Duncan Thorp, of Social Enterprise Scotland, makes the case for the local ethical economy
The past year has seen dramatic changes in the way we live our lives. Our very idea of what’s important and what isn’t has been questioned by many people.
Certainly this includes our shopping habits too. We’re beginning to ask questions about how business and the economy works (or doesn’t work) for many people, particularly the most excluded.
How can we support our small businesses and keep local economies going? What’s the impact of our shopping on climate change? How have big businesses behaved over the past year? These concerns are becoming a key part of consumer decision making.
While the festive season this year might be subdued and low key, there may be an added anxiety of trying to organise a ‘normal’ Christmas, as well as the usual stress experienced by people trying to find interesting gifts.
However, when we do buy gifts for family and friends there are other options. We can choose from a huge variety of ethical social enterprise retailers instead of Amazon, Apple or Primark. There are also better, greener alternatives to the seemingly endless Christmas waste.
Choosing where you spend your money and where you shop can bring about lasting, positive social change. By shopping at a social enterprise money is often kept circulating in the local economy. These are businesses that deliver positive social and environmental change, while contributing to Scotland’s economy.
According to new research from Social Enterprise Scotland, 38% of Scottish residents said the experiences of lockdown have made them more likely to support social enterprises. This is good news for the thousands of social enterprises across Scotland that drive the regeneration of their neighbourhoods.
We now have Buy Social Scotland, a new online marketplace for shoppers to buy from social enterprises. It's a place to find small gifts with a big impact from social enterprises across the country, featuring ethical products, experiences and vouchers, with arts and crafts, health and beauty, homes, sport and more.
These include Invisible Cities, which trains people who have experienced homelessness to become walking tour guides in cities and Mecoco that offers work experience opportunities for disabled people to make eco-friendly candles, diffusers and soaps.
Also featured are The Blankfaces, the UK’s first non-profit fashion label, helping the homeless in Glasgow, as well as food and drink brands Grace Chocolates, Heroes Vodka and Brewgooder. Want a new iPhone? Buy the ethical Fairphone 3 instead.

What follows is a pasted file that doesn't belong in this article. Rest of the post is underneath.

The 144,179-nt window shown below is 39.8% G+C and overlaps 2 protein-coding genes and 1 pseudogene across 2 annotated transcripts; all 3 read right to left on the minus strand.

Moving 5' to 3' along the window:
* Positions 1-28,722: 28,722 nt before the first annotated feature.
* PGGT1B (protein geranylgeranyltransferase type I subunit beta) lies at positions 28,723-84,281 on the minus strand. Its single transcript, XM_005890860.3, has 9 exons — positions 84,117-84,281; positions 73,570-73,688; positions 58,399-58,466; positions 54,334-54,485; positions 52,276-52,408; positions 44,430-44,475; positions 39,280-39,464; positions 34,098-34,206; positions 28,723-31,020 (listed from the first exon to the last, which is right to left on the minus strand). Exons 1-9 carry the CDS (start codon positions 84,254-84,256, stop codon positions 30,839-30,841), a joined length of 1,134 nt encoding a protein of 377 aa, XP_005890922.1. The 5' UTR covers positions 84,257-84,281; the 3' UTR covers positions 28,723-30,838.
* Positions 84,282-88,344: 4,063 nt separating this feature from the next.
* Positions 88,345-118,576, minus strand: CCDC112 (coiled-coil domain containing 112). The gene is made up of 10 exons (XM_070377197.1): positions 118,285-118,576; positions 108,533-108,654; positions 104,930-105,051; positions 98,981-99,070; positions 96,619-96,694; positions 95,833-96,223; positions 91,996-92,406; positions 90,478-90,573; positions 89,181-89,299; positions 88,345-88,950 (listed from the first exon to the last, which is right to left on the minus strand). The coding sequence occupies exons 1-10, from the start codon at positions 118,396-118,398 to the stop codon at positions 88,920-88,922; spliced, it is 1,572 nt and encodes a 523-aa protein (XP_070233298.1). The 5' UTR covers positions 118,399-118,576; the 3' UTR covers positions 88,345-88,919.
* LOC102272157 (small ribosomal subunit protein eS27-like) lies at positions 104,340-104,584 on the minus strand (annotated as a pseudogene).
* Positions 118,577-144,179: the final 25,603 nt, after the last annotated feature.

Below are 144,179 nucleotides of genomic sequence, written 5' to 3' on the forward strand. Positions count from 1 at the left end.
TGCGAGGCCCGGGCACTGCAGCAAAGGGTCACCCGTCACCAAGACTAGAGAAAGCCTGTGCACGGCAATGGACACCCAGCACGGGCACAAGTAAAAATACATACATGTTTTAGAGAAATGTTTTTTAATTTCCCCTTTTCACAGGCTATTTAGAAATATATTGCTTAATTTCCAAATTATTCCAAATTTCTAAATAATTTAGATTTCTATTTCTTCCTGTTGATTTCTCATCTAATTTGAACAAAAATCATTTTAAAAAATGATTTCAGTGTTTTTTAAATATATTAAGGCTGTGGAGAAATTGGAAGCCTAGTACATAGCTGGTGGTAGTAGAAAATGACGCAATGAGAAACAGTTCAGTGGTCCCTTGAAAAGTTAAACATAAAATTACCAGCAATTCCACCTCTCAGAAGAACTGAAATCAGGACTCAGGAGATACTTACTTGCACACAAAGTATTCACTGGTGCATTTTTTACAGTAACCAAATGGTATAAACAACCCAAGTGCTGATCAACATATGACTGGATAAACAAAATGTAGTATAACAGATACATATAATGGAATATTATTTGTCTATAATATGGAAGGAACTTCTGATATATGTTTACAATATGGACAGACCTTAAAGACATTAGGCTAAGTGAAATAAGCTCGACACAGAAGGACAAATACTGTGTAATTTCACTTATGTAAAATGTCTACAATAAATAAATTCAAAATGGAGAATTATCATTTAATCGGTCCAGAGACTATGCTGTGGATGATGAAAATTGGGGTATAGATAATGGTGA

Buy Social Scotland taps into this emerging demand for goods and services with a positive social impact. According to Census 2019, there are around 6,000 social enterprises in Scotland, with a £2.3bn economic contribution, employing almost 90,000 people. Over time the campaign will build a big catalogue of these ethical shopping options and more.
While there are social enterprises in every community, basic awareness of them among consumers is often the issue. Among Scottish residents who haven’t purchased from a social enterprise this year, 46% highlighted it's because they don’t know of any social enterprise to buy from. 29% of Scottish consumers have bought from a social enterprise in the last year.
Of course the pandemic lockdown has hit social enterprises hard. Like other businesses, many social enterprises lost trading income overnight. At the same time, they have stepped up to support local communities that needed support more than ever before, with many demonstrating impressive local leadership.
As consumers we can influence big business and ensure that governments put people and planet first. Ethical Consumer Magazine helps people make better shopping
choices, compares high street retailers and helps find some of the ethical alternatives.
Remember, at this time of year, you can also find your local credit union to see what’s on offer in terms of savings, loans and debt management advice and check out top financial tips from Citizens Advice Scotland too.
The festive season should be a time of celebration and people coming together with friends, family and colleagues. Whether you’re buying for adults or children take a look at the ethical alternatives and help build back a better Scotland. This is how we truly make this the season of goodwill.
Take a look at www.buysocialscotland.com today.
Duncan Thorp is policy and public affairs manager at Social Enterprise Scotland